> formats and the like should go into the existing Distutils
> documentation. It's a far more useful place, and many more people are
> likely to find it there than in a PEP.
> - It's a huge amount of code (or "ball of mud"), or, it adds too many
> Most of these have been added over the last 2 years in response to
> feedback and requests from people on distutils-sig. There's been an
> obvious pent-up demand for a bunch of this work, and now that
> someone's working on it, these can get done.
> - It will break existing setup.py scripts!
> No it won't. If you don't type the letters 'import setuptools' into
> your setup.py, it won't be affected.
> - Rewriting from scratch is bad
> This isn't a rewrite - it's built on top of distutils.
> (An aside, I don't buy the "never rewrite" argument. As I mentioned in
> an earlier message, look at urllib2, twisted and email for starters.
> In addition, look at Firefox, Windows XP, and Mac OSX. Hell, Linux
> could be considered a rewrite of Minix, once upon a time.)
> - Eggs are inferior to distribution-specific packaging
> Not all operating systems have a decent packaging system. The ones
> that do, don't support multiple versions of the same library. In
> addition, there's no reason why existing packaging systems can't just
> bundle up the code as they do now - if they also add a .egg-info file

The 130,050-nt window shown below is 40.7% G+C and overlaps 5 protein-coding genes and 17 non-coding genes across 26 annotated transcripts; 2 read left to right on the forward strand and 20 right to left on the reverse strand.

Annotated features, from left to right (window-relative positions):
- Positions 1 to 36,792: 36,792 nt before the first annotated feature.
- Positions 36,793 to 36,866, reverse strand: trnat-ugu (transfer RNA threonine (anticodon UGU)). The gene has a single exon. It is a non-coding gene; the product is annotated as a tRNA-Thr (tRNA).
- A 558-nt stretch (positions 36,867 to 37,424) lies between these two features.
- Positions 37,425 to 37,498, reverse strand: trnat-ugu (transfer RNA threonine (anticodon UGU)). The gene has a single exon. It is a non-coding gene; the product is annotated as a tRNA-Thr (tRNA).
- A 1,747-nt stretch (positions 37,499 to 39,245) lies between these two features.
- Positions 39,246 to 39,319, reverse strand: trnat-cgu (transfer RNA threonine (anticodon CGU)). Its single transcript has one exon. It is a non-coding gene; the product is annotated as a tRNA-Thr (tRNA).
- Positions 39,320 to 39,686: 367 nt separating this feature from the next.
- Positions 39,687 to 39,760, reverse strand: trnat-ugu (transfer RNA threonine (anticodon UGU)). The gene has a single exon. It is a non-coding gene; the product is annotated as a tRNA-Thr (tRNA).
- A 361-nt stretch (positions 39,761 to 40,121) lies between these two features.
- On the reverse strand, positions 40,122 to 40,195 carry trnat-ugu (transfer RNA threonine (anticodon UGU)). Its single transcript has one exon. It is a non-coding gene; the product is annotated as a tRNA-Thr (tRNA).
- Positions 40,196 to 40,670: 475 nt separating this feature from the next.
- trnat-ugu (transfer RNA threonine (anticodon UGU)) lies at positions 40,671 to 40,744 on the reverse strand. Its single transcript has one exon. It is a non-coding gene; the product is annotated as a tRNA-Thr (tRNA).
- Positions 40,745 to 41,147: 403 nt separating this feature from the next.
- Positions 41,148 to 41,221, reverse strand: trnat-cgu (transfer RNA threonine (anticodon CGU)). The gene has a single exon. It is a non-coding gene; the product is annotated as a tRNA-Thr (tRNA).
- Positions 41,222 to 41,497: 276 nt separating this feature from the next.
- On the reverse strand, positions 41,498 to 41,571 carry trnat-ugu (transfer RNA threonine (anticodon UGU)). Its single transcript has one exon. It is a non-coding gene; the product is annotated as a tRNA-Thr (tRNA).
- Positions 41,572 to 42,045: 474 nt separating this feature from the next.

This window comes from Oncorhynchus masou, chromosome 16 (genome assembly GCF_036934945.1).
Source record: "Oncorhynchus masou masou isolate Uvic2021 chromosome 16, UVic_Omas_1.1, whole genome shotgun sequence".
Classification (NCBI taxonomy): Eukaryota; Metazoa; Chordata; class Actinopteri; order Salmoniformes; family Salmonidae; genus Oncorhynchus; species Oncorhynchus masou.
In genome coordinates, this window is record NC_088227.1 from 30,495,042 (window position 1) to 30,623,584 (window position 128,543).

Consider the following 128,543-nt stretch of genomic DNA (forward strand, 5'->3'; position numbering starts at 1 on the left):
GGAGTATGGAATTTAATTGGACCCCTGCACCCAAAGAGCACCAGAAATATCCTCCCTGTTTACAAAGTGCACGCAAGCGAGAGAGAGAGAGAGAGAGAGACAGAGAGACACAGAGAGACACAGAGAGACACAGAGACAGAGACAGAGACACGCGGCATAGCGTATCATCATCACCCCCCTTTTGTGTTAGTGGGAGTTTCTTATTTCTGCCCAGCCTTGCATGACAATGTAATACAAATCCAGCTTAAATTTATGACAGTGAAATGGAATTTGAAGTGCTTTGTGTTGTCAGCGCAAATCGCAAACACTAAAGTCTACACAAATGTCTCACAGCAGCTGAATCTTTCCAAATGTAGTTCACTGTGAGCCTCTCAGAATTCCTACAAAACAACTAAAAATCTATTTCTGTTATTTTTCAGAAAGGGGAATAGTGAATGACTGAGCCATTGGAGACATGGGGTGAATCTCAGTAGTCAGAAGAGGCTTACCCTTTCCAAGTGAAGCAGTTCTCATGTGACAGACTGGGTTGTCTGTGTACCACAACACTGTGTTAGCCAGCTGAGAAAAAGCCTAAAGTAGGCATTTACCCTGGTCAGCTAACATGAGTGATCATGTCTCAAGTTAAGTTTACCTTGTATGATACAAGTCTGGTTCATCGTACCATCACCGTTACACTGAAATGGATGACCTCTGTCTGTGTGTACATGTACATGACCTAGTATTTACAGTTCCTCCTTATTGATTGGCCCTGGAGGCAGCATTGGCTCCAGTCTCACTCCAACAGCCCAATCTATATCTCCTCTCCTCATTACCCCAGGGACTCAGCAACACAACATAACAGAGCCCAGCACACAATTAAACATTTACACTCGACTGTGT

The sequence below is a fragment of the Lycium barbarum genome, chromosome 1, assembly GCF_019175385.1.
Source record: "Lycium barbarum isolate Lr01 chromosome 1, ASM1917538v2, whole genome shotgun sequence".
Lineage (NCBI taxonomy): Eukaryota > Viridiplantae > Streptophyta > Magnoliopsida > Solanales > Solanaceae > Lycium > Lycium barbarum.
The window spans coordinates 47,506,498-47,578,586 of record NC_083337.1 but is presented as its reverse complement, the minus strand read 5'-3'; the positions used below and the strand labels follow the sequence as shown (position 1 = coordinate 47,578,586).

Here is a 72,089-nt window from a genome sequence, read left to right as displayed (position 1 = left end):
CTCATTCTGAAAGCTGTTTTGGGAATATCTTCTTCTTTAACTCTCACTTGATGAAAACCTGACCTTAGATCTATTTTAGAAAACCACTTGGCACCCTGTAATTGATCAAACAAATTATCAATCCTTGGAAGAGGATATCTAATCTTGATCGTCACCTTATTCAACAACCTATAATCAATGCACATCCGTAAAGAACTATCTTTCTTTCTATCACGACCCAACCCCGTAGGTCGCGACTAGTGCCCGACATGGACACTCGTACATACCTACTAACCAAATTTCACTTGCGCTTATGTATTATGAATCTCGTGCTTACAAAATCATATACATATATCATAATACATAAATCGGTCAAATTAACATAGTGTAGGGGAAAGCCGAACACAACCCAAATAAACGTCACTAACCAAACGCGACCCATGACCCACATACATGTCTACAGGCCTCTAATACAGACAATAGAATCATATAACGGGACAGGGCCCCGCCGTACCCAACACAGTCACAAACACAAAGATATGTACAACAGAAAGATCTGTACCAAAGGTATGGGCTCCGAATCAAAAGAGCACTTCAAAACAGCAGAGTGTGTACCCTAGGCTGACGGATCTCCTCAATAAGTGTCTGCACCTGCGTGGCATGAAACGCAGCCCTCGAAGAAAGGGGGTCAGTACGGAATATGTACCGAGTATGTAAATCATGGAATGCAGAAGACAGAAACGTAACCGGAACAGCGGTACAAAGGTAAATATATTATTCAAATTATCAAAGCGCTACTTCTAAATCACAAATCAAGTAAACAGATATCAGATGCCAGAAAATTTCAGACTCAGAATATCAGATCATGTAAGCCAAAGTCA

> to the packages, that would be even better! Finally, these don't
> support user installation of software. This is particularly useful in
> a hosting environment.
> And now let's look at some of the stuff that setuptools gives us:
> - We have a CPAN-type system
> I do quite a number of Python talks, and this is _always_ one of
> the most requested features. There's been many attempts to write this,
> none have been completed until now. If you honestly don't see that
> this is a big thing for Python, then I am very, very suprised. I
> suspect that this will be the #1 new feature of Python 2.5 that the
> users will notice and be happy about.
> - Multiple installs of different versions of the same package,
> including per-user installs.
> Again, as Python gets more widely used, this becomes a big issue.
> Sure, it's not necessarily a killer argument for python-dev, but stuff
> that's added to Python shouldn't just be just for the use of